How it Affects Your Relationship: If you devalue your own feelings and needs, then how do you confidently ask for things or expect things from a partner? What do you do if your partner wants to make you happy? Will they have to guess what you want and need? That is a formula for struggle and pain and makes it difficult for you to get what you actually want and need in your relationship.

The Takeaway

Emotional neglect sets you up from childhood with some very real challenges in your adult life. But if you have faced some of these obstacles in your dating experiences, there are clear things you can do to remove them from your path.

Begin with treating your own feelings differently than your parents did. Accept that your feelings and your emotional needs are normal aspects of your humanity and that they deserve the same respect, care, expression, and management as your needs for food and water.

Even though you were discouraged from showing and sharing your feelings as a child, you can start showing and sharing them in your relationships today. Even though you were subtly discouraged from accepting your emotional needs, you can start accepting them. Even though you learned to hide, you can learn to show up as your full, human, vulnerable self now.

As you pay more attention to what you are feeling and what you need and put in the effort to understand and fulfill your true emotions and needs, you will automatically communicate to current or potential partners that you value yourself and expect to be happy, healthy, and fulfilled. This message gives your partners the opportunity to act accordingly.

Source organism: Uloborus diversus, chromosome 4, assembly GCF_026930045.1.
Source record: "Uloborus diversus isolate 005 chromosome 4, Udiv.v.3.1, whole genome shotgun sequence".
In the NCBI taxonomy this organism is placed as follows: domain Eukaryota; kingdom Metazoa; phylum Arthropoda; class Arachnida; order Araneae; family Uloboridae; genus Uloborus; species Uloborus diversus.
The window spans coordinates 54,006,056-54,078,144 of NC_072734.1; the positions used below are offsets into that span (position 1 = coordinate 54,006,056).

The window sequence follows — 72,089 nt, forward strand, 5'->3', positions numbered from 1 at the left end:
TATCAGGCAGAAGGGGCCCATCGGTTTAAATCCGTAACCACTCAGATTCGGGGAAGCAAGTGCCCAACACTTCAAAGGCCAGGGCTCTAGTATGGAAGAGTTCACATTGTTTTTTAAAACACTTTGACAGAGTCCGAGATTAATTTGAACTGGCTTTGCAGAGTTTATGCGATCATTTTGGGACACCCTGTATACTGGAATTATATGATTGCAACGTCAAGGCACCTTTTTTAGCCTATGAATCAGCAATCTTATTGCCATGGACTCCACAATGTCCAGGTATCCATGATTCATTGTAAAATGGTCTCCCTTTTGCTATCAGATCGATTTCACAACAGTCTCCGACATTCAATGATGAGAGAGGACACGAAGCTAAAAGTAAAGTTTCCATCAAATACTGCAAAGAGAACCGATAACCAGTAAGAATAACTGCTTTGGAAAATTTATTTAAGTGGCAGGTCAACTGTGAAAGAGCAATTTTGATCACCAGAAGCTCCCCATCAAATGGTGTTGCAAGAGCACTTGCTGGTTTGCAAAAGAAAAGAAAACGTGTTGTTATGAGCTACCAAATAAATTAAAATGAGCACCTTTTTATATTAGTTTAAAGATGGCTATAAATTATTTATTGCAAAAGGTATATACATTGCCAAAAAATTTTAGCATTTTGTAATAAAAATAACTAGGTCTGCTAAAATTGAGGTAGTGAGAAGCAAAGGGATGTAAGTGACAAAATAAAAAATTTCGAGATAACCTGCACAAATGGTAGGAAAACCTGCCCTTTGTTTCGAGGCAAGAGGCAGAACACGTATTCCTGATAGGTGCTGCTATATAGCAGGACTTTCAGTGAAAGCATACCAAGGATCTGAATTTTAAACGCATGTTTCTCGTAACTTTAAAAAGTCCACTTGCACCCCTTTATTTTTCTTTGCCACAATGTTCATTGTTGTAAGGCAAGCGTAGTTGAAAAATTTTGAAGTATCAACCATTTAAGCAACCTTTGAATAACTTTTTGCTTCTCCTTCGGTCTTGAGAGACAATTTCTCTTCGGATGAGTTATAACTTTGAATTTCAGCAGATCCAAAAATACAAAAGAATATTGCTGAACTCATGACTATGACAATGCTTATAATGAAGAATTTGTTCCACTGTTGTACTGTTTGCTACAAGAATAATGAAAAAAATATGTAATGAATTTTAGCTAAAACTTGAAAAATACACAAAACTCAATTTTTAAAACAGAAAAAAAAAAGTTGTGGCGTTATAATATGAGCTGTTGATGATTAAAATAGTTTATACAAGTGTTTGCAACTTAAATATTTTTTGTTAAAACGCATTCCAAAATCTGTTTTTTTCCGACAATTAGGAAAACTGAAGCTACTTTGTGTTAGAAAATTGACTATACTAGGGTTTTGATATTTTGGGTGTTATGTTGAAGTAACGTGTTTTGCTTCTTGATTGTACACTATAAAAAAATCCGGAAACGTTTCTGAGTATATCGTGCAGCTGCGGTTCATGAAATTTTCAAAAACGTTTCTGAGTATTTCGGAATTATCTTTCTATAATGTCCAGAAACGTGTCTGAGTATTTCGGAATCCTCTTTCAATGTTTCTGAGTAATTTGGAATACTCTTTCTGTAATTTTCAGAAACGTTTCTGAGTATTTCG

Being open and vulnerable enough to share what you feel and need with another person is the true source of meaningful emotional connection. This healthy give-and-take is what relationships are built on.

By giving yourself what you didn’t get in childhood, you are removing the obstacles from your path to a close, caring love relationship. And you are setting yourself up to get what you want and need from your partner once you find them.

© Jonice Webb, Ph.D.

References

To determine whether you might be living with the effects of childhood emotional neglect, you can take the free Emotional Neglect Questionnaire. You'll find the link in my Bio.